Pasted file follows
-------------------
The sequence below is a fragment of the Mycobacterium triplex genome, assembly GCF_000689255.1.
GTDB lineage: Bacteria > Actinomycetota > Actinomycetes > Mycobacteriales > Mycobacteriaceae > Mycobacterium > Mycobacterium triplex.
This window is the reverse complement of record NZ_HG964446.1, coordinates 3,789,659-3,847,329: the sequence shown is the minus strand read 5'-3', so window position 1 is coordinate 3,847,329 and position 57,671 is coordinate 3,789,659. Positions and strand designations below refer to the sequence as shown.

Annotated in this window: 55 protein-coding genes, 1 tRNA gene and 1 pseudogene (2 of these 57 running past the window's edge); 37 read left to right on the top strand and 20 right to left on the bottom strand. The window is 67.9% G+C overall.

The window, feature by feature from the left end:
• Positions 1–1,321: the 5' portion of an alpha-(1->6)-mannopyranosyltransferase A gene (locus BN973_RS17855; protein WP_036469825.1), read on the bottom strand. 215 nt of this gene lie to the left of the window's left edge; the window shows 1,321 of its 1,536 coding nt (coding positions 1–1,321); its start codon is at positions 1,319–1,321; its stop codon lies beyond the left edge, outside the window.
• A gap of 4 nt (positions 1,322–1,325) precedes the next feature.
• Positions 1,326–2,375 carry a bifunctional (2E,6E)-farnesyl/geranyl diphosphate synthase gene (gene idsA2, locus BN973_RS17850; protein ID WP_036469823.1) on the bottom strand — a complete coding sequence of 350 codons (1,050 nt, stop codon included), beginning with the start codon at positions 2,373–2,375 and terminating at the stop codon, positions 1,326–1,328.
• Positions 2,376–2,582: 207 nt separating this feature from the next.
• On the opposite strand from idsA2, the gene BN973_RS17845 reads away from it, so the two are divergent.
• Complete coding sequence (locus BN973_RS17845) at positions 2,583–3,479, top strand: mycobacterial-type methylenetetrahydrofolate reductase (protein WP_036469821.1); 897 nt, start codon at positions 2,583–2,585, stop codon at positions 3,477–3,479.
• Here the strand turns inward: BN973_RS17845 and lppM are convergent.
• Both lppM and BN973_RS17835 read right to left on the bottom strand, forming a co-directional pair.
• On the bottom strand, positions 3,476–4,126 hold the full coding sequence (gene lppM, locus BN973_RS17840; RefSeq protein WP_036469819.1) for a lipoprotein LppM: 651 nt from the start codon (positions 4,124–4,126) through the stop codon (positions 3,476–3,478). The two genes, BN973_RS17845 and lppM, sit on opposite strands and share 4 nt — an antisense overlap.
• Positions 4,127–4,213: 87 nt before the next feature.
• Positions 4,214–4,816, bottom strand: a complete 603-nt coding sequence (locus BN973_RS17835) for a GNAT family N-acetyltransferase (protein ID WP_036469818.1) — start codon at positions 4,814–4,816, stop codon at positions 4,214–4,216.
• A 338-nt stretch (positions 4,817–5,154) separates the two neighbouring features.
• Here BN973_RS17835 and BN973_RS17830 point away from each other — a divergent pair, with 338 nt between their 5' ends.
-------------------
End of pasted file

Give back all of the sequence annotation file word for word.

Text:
The sequence below is a fragment of the Mycobacterium triplex genome, assembly GCF_000689255.1.
GTDB lineage: Bacteria > Actinomycetota > Actinomycetes > Mycobacteriales > Mycobacteriaceae > Mycobacterium > Mycobacterium triplex.
This window is the reverse complement of record NZ_HG964446.1, coordinates 3,789,659-3,847,329: the sequence shown is the minus strand read 5'-3', so window position 1 is coordinate 3,847,329 and position 57,671 is coordinate 3,789,659. Positions and strand designations below refer to the sequence as shown.

Annotated in this window: 55 protein-coding genes, 1 tRNA gene and 1 pseudogene (2 of these 57 running past the window's edge); 37 read left to right on the top strand and 20 right to left on the bottom strand. The window is 67.9% G+C overall.

The window, feature by feature from the left end:
• Positions 1–1,321: the 5' portion of an alpha-(1->6)-mannopyranosyltransferase A gene (locus BN973_RS17855; protein WP_036469825.1), read on the bottom strand. 215 nt of this gene lie to the left of the window's left edge; the window shows 1,321 of its 1,536 coding nt (coding positions 1–1,321); its start codon is at positions 1,319–1,321; its stop codon lies beyond the left edge, outside the window.
• A gap of 4 nt (positions 1,322–1,325) precedes the next feature.
• Positions 1,326–2,375 carry a bifunctional (2E,6E)-farnesyl/geranyl diphosphate synthase gene (gene idsA2, locus BN973_RS17850; protein ID WP_036469823.1) on the bottom strand — a complete coding sequence of 350 codons (1,050 nt, stop codon included), beginning with the start codon at positions 2,373–2,375 and terminating at the stop codon, positions 1,326–1,328.
• Positions 2,376–2,582: 207 nt separating this feature from the next.
• On the opposite strand from idsA2, the gene BN973_RS17845 reads away from it, so the two are divergent.
• Complete coding sequence (locus BN973_RS17845) at positions 2,583–3,479, top strand: mycobacterial-type methylenetetrahydrofolate reductase (protein WP_036469821.1); 897 nt, start codon at positions 2,583–2,585, stop codon at positions 3,477–3,479.
• Here the strand turns inward: BN973_RS17845 and lppM are convergent.
• Both lppM and BN973_RS17835 read right to left on the bottom strand, forming a co-directional pair.
• On the bottom strand, positions 3,476–4,126 hold the full coding sequence (gene lppM, locus BN973_RS17840; RefSeq protein WP_036469819.1) for a lipoprotein LppM: 651 nt from the start codon (positions 4,124–4,126) through the stop codon (positions 3,476–3,478). The two genes, BN973_RS17845 and lppM, sit on opposite strands and share 4 nt — an antisense overlap.
• Positions 4,127–4,213: 87 nt before the next feature.
• Positions 4,214–4,816, bottom strand: a complete 603-nt coding sequence (locus BN973_RS17835) for a GNAT family N-acetyltransferase (protein ID WP_036469818.1) — start codon at positions 4,814–4,816, stop codon at positions 4,214–4,216.
• A 338-nt stretch (positions 4,817–5,154) separates the two neighbouring features.
• Here BN973_RS17835 and BN973_RS17830 point away from each other — a divergent pair, with 338 nt between their 5' ends.